How familiar everything seemed and yet how shrunken! Houses that I used to consider large appeared to have grown small, and people that I had been in the habit of considering great and important, somehow looked as if they were of no consequence at all.

“Lor’, look ye there, Mas’r Harry, they’re practising in the cricket field. What a while it seems since I have handled a bat! Come and give us a few balls, the chaps would be glad enough to see us.”

“No, no, Tom,” I said hastily, “I want to see the old people.”

“Oh, yes, of course, I forgot all about that, Mas’r Harry. I haven’t got no one to see.”

“Why, what about Sally?” I said.

“Pooh, it’s all nonsense! What stuff! How you do talk, Mas’r Harry!” he cried indignantly. “Just as if Sally was anything to me!”

“Come, Tom,” I said, “you know you were always very great friends.”

“Friends, Mas’r Harry! Why, she were allus giving me spanks in the face. I do wish you wouldn’t be so foolish, Mas’r Harry.”

“All right, Tom,” I said, for he was speaking in quite an ill-used tone. “There, what’s that?” I cried, as with beating heart, longing to look into the old home and yet almost afraid, I stopped short at the corner of the lane, and caught Tom by the arm.

“What’s that?” cried Tom grinning, as he took a long sniff. “Taller. Say, Mas’r Harry, after missing it all this long time, it don’t smell so very bad after all.”

“Well, it is not nice, Tom,” I said smiling, “but how familiar it all does seem! What days and nights it does recall! Why, Tom, we hardly seem to have been away.”

“Oh, but don’t we though?” said Tom, pulling down the front of a new waistcoat and pushing his hat a little on one side. “We went away nobodies like, at least I did, Mas’r Harry, and I’ve come back an independent gentleman. I wonder whether Sally’s altered.”

I did not make any reply, but walked steadily on till I reached the familiar gates leading into our yard, and through which I had seen the laden van pass so many hundreds of times. There beyond it was the soap-house with its barred window, the tall chimney, and, on looking over, there were the usual litter of old and new boxes, while an unpleasantly scented steam was floating out upon the evening air.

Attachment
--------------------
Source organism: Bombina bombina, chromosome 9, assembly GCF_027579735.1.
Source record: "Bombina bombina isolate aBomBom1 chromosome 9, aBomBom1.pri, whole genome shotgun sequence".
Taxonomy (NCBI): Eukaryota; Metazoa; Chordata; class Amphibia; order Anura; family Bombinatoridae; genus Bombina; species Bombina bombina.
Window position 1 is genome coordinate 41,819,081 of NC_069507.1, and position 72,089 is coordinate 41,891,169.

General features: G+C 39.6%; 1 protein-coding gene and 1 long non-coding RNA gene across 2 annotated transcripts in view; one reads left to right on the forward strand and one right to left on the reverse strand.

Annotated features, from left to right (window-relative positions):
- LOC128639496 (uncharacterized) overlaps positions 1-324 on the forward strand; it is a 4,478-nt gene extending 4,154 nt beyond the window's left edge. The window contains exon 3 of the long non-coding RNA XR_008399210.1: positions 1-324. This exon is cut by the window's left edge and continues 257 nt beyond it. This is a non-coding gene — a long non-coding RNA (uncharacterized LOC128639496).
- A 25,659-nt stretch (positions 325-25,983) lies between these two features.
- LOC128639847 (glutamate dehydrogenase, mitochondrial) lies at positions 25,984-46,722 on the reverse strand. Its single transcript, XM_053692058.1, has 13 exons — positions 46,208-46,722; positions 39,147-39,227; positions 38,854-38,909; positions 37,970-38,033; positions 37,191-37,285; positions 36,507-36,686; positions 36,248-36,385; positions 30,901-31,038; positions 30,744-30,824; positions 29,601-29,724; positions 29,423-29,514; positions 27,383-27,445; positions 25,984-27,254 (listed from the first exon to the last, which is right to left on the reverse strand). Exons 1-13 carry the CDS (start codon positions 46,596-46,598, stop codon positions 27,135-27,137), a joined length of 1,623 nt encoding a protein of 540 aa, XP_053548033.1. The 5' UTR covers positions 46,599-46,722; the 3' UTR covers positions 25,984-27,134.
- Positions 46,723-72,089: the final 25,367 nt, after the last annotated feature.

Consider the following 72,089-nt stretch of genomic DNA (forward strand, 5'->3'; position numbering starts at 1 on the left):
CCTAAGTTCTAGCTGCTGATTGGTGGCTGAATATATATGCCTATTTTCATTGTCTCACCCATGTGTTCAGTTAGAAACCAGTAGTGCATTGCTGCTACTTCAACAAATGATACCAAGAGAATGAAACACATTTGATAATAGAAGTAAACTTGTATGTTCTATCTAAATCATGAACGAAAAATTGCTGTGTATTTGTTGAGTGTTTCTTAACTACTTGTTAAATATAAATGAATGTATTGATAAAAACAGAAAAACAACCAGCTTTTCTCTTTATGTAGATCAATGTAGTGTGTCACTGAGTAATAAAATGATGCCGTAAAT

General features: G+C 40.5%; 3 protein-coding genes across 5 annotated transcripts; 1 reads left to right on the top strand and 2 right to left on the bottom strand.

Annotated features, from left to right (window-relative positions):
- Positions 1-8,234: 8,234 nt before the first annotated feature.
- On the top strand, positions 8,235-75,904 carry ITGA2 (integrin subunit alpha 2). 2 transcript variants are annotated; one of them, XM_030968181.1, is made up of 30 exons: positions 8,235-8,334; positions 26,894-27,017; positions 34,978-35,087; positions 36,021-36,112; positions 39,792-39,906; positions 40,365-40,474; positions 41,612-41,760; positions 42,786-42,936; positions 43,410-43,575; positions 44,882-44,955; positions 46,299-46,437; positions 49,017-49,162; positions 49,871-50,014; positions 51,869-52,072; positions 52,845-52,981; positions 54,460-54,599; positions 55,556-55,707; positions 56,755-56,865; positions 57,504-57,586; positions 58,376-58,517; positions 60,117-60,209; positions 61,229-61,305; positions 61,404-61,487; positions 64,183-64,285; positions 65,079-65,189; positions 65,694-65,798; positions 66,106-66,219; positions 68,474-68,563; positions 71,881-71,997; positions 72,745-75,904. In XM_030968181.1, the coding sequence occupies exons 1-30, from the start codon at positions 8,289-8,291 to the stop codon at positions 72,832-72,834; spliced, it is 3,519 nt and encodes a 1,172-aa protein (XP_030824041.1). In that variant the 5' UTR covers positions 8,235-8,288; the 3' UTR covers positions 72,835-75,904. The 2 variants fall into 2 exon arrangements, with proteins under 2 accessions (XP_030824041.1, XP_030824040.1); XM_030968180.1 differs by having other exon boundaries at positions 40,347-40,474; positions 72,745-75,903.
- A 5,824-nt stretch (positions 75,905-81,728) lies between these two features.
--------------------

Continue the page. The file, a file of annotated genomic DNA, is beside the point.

How strange and yet how familiar it all seemed! How old and shabby and forlorn everything looked, and yet how dear! I wanted to creep in and catch my mother in my arms, but something seemed to hold me back, so that I dare not stir.

I walked straight by, with Tom following me slowly, looking across at the opposite side of the road, and whistling softly, and as we walked on I could see into the garden, and my heart gave a throb, for, instead of being neat and well stocked as of old, everything appeared to have been neglected—creepers had run wild, the apple and pear trees were covered with long shoots, and tall thistles and nettles stood in clumps.

My heart seemed to stand still, and I hesitated no longer. My father must be ill, I thought, or the garden in which he took so much pride would never have been allowed to run wild like that.

“Tom,” I said, “there’s something wrong.”

“Lor’, no, Mas’r Harry, not there. Nothing’s wrong, only that Sally’s left, and that’s all right, ain’t it?”

I did not answer, but, going to the yard gate, pushed it open, and the hinges gave a dismal creak.

“Bit o’ soap would not hurt them,” said Tom sententiously, and he followed me through the yard.

I peeped in at the old, familiar boiling-house, but though work had lately been in progress there was no one there; so I went on to the back door and was about to enter, but Tom laid his hand on my arm.

“Would you mind my going in first, Mas’r Harry?” he said softly. “I know it ain’t right, but I should like to go in just once—first.”

I drew back and Tom stepped forward to go in, but as he raised his hand to the latch he dropped it again and turned back to me.

“’Twouldn’t be right, sir, for me to go afore you; and don’t you think, Mas’r Harry, now that you’re a great, rich gentleman just come over from foreign abroad, that it would be more genteel-like to go round to the front and give a big knock afore you went in?”

“Well, let’s go round to the front, Tom. Perhaps it isn’t right to come round here. We might startle them.”

“Wouldn’t startle Sally, even if she were here, Mas’r Harry. Nothing never did startle she, though she ain’t here now.”